But instead of emulating the example for further prosperity of the nation, our legislators have been found playing political games and creating road blocks instead of acting in concert to expedite such projects.

Our successive governments have resorted to contracting what has been termed as International Power Producers offering expensive oil-based power generation raising energy prices to over 500%, and adding to the already phenomenal oil import bill in preference to the raw material namely water, which was available free of cost in the country, but allowed to go down the sea drain every year for want of reservoirs for water storage during monsoons.

The fallacious argument that hydropower generation was a long slow process and that areas in their charted course would inundate localities and habitation, are decried by the fact that had several dozen if not hundreds of small dams been commissioned from time to time during the last 50 years across the country, they would have by now not merely augmented irrigation without disturbing populations but also generated small wattage of power which would matter cumulatively. It is never too late if there is the will to correct the wrongs.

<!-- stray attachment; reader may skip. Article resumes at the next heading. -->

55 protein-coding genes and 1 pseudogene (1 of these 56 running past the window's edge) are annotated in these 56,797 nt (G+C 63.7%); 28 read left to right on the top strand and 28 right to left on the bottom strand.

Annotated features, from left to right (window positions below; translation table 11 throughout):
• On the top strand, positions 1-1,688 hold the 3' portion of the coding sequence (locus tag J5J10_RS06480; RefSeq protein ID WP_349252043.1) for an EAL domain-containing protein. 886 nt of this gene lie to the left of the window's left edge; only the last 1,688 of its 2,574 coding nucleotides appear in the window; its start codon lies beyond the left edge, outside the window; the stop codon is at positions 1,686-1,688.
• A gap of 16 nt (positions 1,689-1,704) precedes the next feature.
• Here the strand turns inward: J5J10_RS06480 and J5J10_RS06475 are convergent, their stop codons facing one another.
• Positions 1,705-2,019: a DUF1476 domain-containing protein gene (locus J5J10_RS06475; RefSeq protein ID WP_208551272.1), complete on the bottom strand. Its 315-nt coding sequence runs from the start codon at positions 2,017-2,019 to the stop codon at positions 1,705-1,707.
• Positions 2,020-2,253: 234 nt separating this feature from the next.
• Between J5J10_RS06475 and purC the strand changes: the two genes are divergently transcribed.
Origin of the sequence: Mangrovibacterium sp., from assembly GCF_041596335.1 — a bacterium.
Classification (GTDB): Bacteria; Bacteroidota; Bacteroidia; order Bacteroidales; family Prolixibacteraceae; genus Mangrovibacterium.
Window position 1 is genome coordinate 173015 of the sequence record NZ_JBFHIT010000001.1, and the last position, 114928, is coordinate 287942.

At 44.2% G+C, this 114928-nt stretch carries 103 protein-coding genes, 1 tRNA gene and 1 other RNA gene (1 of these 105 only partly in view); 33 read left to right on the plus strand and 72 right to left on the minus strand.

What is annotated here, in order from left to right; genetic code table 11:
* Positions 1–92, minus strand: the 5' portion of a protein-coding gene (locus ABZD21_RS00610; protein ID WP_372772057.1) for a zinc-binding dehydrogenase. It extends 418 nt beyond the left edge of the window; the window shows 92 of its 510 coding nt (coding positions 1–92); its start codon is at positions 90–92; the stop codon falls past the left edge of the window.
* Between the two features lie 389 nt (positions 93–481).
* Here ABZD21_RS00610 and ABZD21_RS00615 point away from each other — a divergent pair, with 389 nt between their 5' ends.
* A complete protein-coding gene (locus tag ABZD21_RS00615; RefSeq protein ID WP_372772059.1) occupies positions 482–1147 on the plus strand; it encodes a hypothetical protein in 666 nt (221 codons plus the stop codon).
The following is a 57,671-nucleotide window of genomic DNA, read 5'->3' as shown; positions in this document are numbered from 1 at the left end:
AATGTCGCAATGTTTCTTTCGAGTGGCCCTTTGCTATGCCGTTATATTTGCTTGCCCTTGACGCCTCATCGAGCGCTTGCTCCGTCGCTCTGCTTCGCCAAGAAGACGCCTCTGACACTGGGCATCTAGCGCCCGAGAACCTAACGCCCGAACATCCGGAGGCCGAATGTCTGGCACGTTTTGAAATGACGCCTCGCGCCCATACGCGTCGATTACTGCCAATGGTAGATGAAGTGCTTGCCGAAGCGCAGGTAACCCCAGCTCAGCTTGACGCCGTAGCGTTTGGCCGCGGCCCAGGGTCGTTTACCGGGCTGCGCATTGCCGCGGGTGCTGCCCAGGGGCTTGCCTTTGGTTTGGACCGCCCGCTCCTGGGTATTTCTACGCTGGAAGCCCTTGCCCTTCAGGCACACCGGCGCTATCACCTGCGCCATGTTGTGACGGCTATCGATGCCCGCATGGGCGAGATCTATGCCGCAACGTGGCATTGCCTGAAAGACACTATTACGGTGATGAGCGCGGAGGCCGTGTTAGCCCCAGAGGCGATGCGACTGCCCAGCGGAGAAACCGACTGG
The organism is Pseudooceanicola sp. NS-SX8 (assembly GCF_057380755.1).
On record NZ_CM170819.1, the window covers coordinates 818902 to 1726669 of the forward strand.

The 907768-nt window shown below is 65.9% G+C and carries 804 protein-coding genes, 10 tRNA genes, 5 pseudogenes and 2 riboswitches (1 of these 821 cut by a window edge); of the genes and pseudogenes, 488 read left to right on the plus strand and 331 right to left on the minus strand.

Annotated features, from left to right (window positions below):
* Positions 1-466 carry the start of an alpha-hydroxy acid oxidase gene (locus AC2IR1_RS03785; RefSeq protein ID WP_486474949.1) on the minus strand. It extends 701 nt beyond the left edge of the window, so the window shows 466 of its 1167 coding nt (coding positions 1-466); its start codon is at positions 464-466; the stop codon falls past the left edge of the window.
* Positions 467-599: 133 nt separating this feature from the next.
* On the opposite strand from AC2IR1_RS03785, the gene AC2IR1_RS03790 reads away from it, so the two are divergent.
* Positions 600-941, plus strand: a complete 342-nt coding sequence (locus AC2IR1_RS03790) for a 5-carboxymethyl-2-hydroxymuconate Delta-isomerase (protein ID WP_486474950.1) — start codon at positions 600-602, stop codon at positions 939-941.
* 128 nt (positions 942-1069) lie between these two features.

As for the larger projects, Kalabagh Dam despite having been stamped feasible by Pakistani expertise and the World Bank decades ago, has been left to the egoistic pleasure of the politicians who have made it a political issue despite an open challenge thrown by a former WAPDA Chairman Shams ul Mulk to debate the merits of the project with him at any forum.

The media which invariably engages in non-issues is no less to blame; having failed to prompt such a discourse to expose the ignorance and intent of these politicians cloaked in the apparel of representatives of the people, who are playing with the destiny of the nation.

They are the real enemies of the State; not so much the Modis of India who make no bones about their animosity.

Pakistan’s future lies in the Kalabagh Dam and the likes of it, and not the IPPs which need to be wound up soonest possible.

Making one-sided deals has been the hallmark of most Pakistani official agreements; be they the Sandak Mining Project, the IPPs, Commissioning suspect and bankrupt firms like Broadsheet for unearthing looted Pakistani wealth stashed abroad and you name what; the final outcome has been that Pakistan has ended up paying damages for non-fulfilment or cancellations instead of making any gains.

One had heard a lot about revision of IPP contracts prevailed upon by the Government but nothing concrete has been heard of them ever since, nor has any Government taken those responsible for such expensive deals to task.

Imran Khan’s PTI came to power to eradicate corruption but appears to have been taken hostage by the mafias, as the menace instead of decreasing is on the increase.

—The writer is a media professional, member of Pioneering team of PTV and a veteran ex Director Programmes.